For a brief time, the presence of the hotel maid, Christelle (Florence Loiret-Caille), so much earthier and sexier than June (and also, by far the most interesting character in the film), throws some old-fashioned class struggle into the mix. In this context, Trouble Every Day also considers the threat posed by "dirty" sex; the women Shane wants to harass and/or chew on are all of the working or lower classes, from Christelle to an older woman on the bus to a garishly made-up blonde. They provide Shane with visceral satisfaction, while his angelic wife offers only unadventurous sex. Symbolism doesn't get much blunter than June's white kid gloves, an obvious visual contrast with Coré's sexy black slip or Christelle's bright blue eye shadow. Like the truck drivers and teenage delinquents seduced and murdered by Coré, these women are disposable, while Leo (the doctor) is certainly not. Working this contrast all the way through might have been effective, but Denis has as much interest in these characters as Shane and Coré do: once they are killed, no one notices their absence.

In the film's most effective scenes, Christelle struggles under the weight of Shane and June's suitcases, as they walk behind her without offering help. As though invisible, she makes the bed while the couple cuddles intimately, and her vicious glares and efforts to ignore June's patronizing attempts to be kind are refreshing affronts to Shane and June's oppressive attitudes. Her eventual fate is chilling, but for the wrong reasons, functioning as a hint of the danger posed to June.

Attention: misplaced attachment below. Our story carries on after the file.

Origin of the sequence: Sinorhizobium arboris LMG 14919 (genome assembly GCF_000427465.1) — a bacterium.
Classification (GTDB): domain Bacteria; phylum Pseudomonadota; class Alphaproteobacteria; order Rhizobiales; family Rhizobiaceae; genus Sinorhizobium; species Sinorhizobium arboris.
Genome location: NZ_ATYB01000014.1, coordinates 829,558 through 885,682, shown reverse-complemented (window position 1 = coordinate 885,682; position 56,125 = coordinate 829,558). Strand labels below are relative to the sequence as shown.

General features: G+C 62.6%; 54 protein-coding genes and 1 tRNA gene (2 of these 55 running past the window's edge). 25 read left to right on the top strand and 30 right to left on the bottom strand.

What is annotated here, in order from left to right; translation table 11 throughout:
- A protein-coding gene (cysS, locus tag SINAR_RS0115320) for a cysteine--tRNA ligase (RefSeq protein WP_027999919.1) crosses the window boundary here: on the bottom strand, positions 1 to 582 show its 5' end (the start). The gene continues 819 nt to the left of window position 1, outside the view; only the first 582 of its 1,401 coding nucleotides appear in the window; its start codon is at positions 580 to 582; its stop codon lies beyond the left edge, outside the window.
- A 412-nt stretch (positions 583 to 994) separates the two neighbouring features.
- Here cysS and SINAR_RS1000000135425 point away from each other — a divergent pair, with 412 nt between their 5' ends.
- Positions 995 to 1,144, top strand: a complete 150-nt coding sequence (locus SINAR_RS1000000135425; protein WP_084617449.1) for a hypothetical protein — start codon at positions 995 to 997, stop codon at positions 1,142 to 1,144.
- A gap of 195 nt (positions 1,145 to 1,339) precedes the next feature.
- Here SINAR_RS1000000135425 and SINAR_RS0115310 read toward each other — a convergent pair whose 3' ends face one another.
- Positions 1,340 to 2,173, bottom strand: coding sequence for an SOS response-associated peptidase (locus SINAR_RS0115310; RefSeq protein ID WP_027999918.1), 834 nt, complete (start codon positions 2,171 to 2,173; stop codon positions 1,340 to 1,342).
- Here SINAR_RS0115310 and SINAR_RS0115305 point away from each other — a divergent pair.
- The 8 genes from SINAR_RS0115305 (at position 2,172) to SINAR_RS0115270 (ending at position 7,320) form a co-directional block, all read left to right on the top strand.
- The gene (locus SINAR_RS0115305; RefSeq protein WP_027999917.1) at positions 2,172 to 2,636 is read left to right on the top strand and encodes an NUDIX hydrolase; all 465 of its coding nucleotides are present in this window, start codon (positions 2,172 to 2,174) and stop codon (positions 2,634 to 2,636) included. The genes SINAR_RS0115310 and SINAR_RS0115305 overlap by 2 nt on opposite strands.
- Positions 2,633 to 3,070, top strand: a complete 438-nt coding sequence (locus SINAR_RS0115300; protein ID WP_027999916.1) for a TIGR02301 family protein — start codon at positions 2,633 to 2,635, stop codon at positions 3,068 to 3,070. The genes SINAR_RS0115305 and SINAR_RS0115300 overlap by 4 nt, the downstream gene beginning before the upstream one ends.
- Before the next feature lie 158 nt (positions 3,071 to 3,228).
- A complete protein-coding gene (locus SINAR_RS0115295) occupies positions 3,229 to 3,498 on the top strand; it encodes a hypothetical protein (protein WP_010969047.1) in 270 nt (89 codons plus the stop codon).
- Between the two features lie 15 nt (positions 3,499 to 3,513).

A friend who attended Trouble Every Day with me remarked that he would have liked to see the film end with the cannibals devouring each other. Although the violence in the film is already indulgent, in some ways, I couldn't agree more. Without that sort of unflinching consummation, Trouble Every Day is comprised mostly of simplistic dominant/submissive sexual power plays. As for Coré, her libido has effectively overcome her personality, and she's merely psychotic. In an attempt to re-envision the madwoman in the attic, Denis renders her almost silent and, worst of all, nothing more than mad.

In the wake of Malcolm Young's passing, Jesse Fink, author of The Youngs: The Brothers Who Built AC/DC, offers up his top 10 AC/DC songs, each seasoned with a dash of backstory.

In the wake of Malcolm Young's passing, Jesse Fink, author of The Youngs: The Brothers Who Built AC/DC, offers up his top 10 AC/DC songs, each seasoned with a dash of backstory.

Keep reading... Show less

Pauline Black may be called the Queen of Ska by some, but she insists she's not the only one, as Two-Tone legends the Selecter celebrate another stellar album in a career full of them.

Being commonly hailed as the "Queen" of a genre of music is no mean feat, but for Pauline Black, singer/songwriter of Two-Tone legends the Selecter and universally recognised "Queen of Ska", it is something she seems to take in her stride. "People can call you whatever they like," she tells PopMatters, "so I suppose it's better that they call you something really good!"

Keep reading... Show less